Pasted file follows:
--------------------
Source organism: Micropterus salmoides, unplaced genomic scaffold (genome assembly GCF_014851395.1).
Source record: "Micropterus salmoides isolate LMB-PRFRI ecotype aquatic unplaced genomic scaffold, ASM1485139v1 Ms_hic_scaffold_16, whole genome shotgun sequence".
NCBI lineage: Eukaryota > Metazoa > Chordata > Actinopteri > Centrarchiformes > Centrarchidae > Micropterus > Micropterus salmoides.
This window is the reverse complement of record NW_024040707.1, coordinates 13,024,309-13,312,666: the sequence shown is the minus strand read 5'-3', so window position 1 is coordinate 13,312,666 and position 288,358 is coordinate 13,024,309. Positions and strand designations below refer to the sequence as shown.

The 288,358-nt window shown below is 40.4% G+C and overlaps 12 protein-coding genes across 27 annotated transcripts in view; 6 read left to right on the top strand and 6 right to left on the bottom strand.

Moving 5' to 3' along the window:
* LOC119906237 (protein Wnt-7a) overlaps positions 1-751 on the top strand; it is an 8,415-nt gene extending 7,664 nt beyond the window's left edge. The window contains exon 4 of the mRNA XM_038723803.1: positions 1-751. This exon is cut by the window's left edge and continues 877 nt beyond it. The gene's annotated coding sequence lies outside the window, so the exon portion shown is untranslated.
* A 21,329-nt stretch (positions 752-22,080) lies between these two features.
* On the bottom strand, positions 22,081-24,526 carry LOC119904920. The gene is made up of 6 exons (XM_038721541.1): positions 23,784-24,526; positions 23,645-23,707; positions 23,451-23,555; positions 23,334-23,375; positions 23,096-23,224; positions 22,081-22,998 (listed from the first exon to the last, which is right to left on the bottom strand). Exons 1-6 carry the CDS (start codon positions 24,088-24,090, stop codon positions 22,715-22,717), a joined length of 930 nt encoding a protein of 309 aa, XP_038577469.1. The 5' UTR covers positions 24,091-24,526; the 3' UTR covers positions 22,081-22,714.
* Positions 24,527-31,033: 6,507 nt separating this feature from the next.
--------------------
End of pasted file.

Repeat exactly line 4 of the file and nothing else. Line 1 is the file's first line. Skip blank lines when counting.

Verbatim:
This window is the reverse complement of record NW_024040707.1, coordinates 13,024,309-13,312,666: the sequence shown is the minus strand read 5'-3', so window position 1 is coordinate 13,312,666 and position 288,358 is coordinate 13,024,309. Positions and strand designations below refer to the sequence as shown.